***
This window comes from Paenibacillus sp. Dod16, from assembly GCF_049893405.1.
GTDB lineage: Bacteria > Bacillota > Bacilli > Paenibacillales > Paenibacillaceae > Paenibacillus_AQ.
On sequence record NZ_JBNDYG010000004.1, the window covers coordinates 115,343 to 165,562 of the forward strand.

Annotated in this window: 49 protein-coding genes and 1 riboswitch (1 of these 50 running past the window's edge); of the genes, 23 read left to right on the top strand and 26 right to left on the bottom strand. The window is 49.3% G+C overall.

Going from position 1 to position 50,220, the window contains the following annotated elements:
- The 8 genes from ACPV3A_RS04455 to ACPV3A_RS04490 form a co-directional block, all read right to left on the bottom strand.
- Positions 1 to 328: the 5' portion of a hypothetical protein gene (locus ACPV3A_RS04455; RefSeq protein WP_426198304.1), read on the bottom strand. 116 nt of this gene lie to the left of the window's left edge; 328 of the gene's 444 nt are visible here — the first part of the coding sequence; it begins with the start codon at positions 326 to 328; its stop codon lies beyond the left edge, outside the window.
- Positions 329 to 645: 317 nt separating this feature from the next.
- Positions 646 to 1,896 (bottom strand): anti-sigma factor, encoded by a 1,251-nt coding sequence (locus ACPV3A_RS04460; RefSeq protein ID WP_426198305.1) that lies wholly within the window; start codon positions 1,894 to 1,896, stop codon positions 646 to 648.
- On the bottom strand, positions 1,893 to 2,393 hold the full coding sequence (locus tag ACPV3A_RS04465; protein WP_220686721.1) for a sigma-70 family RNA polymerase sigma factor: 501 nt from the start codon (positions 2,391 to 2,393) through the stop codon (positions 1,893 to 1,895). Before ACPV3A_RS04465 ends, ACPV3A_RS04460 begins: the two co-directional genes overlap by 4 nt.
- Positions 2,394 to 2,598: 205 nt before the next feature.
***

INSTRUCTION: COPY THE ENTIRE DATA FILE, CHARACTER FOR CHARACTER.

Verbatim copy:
This window comes from Paenibacillus sp. Dod16, from assembly GCF_049893405.1.
GTDB lineage: Bacteria > Bacillota > Bacilli > Paenibacillales > Paenibacillaceae > Paenibacillus_AQ.
On sequence record NZ_JBNDYG010000004.1, the window covers coordinates 115,343 to 165,562 of the forward strand.

Annotated in this window: 49 protein-coding genes and 1 riboswitch (1 of these 50 running past the window's edge); of the genes, 23 read left to right on the top strand and 26 right to left on the bottom strand. The window is 49.3% G+C overall.

Going from position 1 to position 50,220, the window contains the following annotated elements:
- The 8 genes from ACPV3A_RS04455 to ACPV3A_RS04490 form a co-directional block, all read right to left on the bottom strand.
- Positions 1 to 328: the 5' portion of a hypothetical protein gene (locus ACPV3A_RS04455; RefSeq protein WP_426198304.1), read on the bottom strand. 116 nt of this gene lie to the left of the window's left edge; 328 of the gene's 444 nt are visible here — the first part of the coding sequence; it begins with the start codon at positions 326 to 328; its stop codon lies beyond the left edge, outside the window.
- Positions 329 to 645: 317 nt separating this feature from the next.
- Positions 646 to 1,896 (bottom strand): anti-sigma factor, encoded by a 1,251-nt coding sequence (locus ACPV3A_RS04460; RefSeq protein ID WP_426198305.1) that lies wholly within the window; start codon positions 1,894 to 1,896, stop codon positions 646 to 648.
- On the bottom strand, positions 1,893 to 2,393 hold the full coding sequence (locus tag ACPV3A_RS04465; protein WP_220686721.1) for a sigma-70 family RNA polymerase sigma factor: 501 nt from the start codon (positions 2,391 to 2,393) through the stop codon (positions 1,893 to 1,895). Before ACPV3A_RS04465 ends, ACPV3A_RS04460 begins: the two co-directional genes overlap by 4 nt.
- Positions 2,394 to 2,598: 205 nt before the next feature.